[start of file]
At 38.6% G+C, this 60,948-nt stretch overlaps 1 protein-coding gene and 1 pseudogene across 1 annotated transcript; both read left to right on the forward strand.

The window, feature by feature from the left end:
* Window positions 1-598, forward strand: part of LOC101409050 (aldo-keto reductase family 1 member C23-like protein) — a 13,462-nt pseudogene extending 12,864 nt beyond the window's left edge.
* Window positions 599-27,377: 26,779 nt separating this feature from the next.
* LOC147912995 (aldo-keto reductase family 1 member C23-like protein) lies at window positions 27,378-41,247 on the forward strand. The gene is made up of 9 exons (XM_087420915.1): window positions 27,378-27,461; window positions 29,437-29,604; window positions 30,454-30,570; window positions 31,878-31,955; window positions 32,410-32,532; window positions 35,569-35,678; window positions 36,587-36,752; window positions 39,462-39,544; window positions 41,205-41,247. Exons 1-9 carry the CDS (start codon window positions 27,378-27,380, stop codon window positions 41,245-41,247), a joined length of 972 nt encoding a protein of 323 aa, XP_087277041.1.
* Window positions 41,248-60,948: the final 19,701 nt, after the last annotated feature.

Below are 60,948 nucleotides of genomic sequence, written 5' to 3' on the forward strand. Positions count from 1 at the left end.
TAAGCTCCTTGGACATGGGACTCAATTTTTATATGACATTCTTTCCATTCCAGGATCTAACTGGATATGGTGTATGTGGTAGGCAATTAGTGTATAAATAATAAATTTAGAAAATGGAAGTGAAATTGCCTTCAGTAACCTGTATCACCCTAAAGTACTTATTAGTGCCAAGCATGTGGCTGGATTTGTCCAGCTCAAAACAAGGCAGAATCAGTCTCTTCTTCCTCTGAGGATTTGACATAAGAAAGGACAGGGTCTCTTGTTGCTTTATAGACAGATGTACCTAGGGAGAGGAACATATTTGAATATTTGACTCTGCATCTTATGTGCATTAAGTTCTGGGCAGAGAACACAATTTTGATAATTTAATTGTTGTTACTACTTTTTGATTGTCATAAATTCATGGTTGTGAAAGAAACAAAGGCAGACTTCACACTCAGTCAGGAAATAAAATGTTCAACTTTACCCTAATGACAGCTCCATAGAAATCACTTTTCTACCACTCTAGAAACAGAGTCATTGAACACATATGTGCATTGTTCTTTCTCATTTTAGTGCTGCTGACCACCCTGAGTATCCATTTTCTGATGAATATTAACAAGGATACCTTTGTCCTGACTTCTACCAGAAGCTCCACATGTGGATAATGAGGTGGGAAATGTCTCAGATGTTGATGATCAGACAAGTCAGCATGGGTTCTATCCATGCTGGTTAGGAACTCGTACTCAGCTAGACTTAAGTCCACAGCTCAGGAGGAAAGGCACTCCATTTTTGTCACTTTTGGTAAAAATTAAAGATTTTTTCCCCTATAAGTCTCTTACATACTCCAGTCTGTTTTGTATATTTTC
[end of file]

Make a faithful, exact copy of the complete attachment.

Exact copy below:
At 38.6% G+C, this 60,948-nt stretch overlaps 1 protein-coding gene and 1 pseudogene across 1 annotated transcript; both read left to right on the forward strand.

The window, feature by feature from the left end:
* Window positions 1-598, forward strand: part of LOC101409050 (aldo-keto reductase family 1 member C23-like protein) — a 13,462-nt pseudogene extending 12,864 nt beyond the window's left edge.
* Window positions 599-27,377: 26,779 nt separating this feature from the next.
* LOC147912995 (aldo-keto reductase family 1 member C23-like protein) lies at window positions 27,378-41,247 on the forward strand. The gene is made up of 9 exons (XM_087420915.1): window positions 27,378-27,461; window positions 29,437-29,604; window positions 30,454-30,570; window positions 31,878-31,955; window positions 32,410-32,532; window positions 35,569-35,678; window positions 36,587-36,752; window positions 39,462-39,544; window positions 41,205-41,247. Exons 1-9 carry the CDS (start codon window positions 27,378-27,380, stop codon window positions 41,245-41,247), a joined length of 972 nt encoding a protein of 323 aa, XP_087277041.1.
* Window positions 41,248-60,948: the final 19,701 nt, after the last annotated feature.

Below are 60,948 nucleotides of genomic sequence, written 5' to 3' on the forward strand. Positions count from 1 at the left end.
TAAGCTCCTTGGACATGGGACTCAATTTTTATATGACATTCTTTCCATTCCAGGATCTAACTGGATATGGTGTATGTGGTAGGCAATTAGTGTATAAATAATAAATTTAGAAAATGGAAGTGAAATTGCCTTCAGTAACCTGTATCACCCTAAAGTACTTATTAGTGCCAAGCATGTGGCTGGATTTGTCCAGCTCAAAACAAGGCAGAATCAGTCTCTTCTTCCTCTGAGGATTTGACATAAGAAAGGACAGGGTCTCTTGTTGCTTTATAGACAGATGTACCTAGGGAGAGGAACATATTTGAATATTTGACTCTGCATCTTATGTGCATTAAGTTCTGGGCAGAGAACACAATTTTGATAATTTAATTGTTGTTACTACTTTTTGATTGTCATAAATTCATGGTTGTGAAAGAAACAAAGGCAGACTTCACACTCAGTCAGGAAATAAAATGTTCAACTTTACCCTAATGACAGCTCCATAGAAATCACTTTTCTACCACTCTAGAAACAGAGTCATTGAACACATATGTGCATTGTTCTTTCTCATTTTAGTGCTGCTGACCACCCTGAGTATCCATTTTCTGATGAATATTAACAAGGATACCTTTGTCCTGACTTCTACCAGAAGCTCCACATGTGGATAATGAGGTGGGAAATGTCTCAGATGTTGATGATCAGACAAGTCAGCATGGGTTCTATCCATGCTGGTTAGGAACTCGTACTCAGCTAGACTTAAGTCCACAGCTCAGGAGGAAAGGCACTCCATTTTTGTCACTTTTGGTAAAAATTAAAGATTTTTTCCCCTATAAGTCTCTTACATACTCCAGTCTGTTTTGTATATTTTC